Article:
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Quebec Charter of Human Rights and Freedoms

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Damages awarded to the mother of a child who was the victim of discrimination

The mother of a child who was the victim of discrimination based on a handicap was awarded $7,500 in moral damages by the Quebec Court of Appeal in a ruling that reaffirms and advances the rights of parents, according to educational and human rights lawyers.

In a closely-watched ruling by the province’s educational sector, the Montreal School Commission was also ordered to pay an equal amount in moral damages to the child, who is afflicted with Down syndrome, after the appeal court found that it discriminated against him when it failed to implement necessary accommodations to teach him in the first two years of high school.

However the appeal court also found that the school commission did not act in a discriminatory manner when it decided that it would be in the best interests of the child, given his special needs, if he pursued his studies in a specialized school rather than a regular school.…

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Montreal’s efforts to shut down religious ceremonies hosted by cultural centre violates Charter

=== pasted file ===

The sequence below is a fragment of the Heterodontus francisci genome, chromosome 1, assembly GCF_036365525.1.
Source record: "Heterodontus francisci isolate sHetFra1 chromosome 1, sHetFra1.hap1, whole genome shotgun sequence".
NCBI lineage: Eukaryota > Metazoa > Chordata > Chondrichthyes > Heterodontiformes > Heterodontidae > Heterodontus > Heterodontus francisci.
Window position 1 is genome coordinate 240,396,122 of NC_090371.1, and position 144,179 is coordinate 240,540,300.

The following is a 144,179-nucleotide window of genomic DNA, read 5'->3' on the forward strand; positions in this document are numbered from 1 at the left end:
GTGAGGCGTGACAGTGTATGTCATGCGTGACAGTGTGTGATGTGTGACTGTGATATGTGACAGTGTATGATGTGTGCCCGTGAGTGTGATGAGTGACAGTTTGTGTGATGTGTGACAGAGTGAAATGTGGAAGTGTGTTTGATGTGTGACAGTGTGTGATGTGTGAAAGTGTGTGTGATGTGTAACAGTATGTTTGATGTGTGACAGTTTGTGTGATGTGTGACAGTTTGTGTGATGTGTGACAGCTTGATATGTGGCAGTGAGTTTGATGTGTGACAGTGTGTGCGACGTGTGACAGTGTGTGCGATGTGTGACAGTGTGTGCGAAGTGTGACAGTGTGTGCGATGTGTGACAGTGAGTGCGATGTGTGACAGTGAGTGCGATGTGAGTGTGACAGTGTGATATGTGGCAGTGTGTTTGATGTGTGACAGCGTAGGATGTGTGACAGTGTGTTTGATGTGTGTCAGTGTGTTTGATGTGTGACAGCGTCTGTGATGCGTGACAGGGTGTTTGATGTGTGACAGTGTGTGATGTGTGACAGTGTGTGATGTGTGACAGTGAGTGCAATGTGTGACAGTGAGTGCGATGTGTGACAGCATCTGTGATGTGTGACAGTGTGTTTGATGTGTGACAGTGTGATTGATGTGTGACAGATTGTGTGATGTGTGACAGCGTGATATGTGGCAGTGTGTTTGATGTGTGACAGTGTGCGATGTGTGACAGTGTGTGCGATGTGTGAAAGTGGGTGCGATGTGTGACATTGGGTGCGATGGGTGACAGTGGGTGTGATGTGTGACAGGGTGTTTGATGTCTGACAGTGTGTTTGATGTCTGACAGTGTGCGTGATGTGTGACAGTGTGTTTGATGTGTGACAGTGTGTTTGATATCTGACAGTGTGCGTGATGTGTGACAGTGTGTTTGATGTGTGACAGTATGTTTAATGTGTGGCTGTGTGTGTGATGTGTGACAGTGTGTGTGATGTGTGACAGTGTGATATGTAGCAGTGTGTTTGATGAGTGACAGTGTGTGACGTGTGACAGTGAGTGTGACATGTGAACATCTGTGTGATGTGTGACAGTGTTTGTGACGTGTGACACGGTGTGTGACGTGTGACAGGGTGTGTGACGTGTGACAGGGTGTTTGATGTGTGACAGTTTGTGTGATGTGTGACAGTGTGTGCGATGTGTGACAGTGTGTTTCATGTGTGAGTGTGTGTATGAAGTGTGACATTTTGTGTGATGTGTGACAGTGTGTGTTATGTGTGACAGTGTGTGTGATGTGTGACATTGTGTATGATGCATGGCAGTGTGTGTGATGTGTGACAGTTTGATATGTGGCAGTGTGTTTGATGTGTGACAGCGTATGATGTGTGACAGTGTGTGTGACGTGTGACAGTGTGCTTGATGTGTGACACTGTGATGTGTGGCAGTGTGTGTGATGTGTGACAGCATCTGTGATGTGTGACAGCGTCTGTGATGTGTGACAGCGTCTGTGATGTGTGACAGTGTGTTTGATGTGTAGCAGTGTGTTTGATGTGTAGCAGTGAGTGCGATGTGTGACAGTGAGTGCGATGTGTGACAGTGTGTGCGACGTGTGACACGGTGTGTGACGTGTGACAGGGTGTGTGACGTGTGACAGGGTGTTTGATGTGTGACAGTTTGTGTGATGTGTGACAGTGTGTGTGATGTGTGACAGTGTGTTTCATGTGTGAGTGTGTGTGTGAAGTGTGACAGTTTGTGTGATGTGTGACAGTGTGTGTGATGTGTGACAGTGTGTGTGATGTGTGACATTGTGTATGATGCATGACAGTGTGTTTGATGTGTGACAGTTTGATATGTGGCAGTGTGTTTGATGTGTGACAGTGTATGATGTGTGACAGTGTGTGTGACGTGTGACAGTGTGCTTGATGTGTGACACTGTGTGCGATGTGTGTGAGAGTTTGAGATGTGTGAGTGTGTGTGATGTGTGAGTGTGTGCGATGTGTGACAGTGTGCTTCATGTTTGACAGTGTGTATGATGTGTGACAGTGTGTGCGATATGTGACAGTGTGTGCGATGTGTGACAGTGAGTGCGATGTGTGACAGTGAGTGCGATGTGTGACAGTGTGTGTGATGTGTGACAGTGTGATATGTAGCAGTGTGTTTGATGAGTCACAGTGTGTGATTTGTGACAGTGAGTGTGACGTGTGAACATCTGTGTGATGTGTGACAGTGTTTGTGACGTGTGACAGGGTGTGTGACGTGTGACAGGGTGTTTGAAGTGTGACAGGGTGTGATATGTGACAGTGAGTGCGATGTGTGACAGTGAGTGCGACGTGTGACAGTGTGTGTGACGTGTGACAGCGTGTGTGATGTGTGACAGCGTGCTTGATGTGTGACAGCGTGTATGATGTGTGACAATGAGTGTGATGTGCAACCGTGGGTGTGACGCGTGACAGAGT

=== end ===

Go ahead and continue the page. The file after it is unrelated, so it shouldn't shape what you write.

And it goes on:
The City of Montreal, one of a growing number of municipalities in Quebec that has attempted to use zoning restrictions to restrict places of worship, acted in bad faith and breached the Charter’s guarantee to freedom of religion when it tried to shut down an Islamic cultural centre that hosted religious ceremonies, ruled Quebec Superior Court.

In a closely-watched decision by municipal and human rights lawyers, Quebec Superior Court Judge Jean-Yves Lalonde castigated the city for implementing a zoning by-law that “would promote a phenomenon of ghettoization, access problems and appears to be discriminatory compared to the Catholic churches in the borough that are generally found in the residential sector in the City of Montreal.”…

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Quebec court rules that religious marriages do not necessarily carry any legal obligations

A controversial Quebec Superior Court decision that ruled that religious marriages do not necessarily carry any legal obligations under civil law may have alarming and sweeping consequences, according to family law experts.

The “disturbing” ruling creates a new category of civil status in Quebec, undermines long-held views of religious marriages, and will possibly expose women to vulnerable situations where they will be pressured into celebrating a religious marriage without the protection afforded by civil law, cautioned family lawyers.…

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Quebec Charter imposes duty to accommodate, rules appeal court

A precedent-setting ruling by the Quebec Court of Appeal that amended the provincial law governing an employers’ duty to accommodate employees with workplace injuries will compel employers, unions, workers, and the Quebec worker’s compensation board to review the way they manage employment injury cases, according to employment and labour lawyers.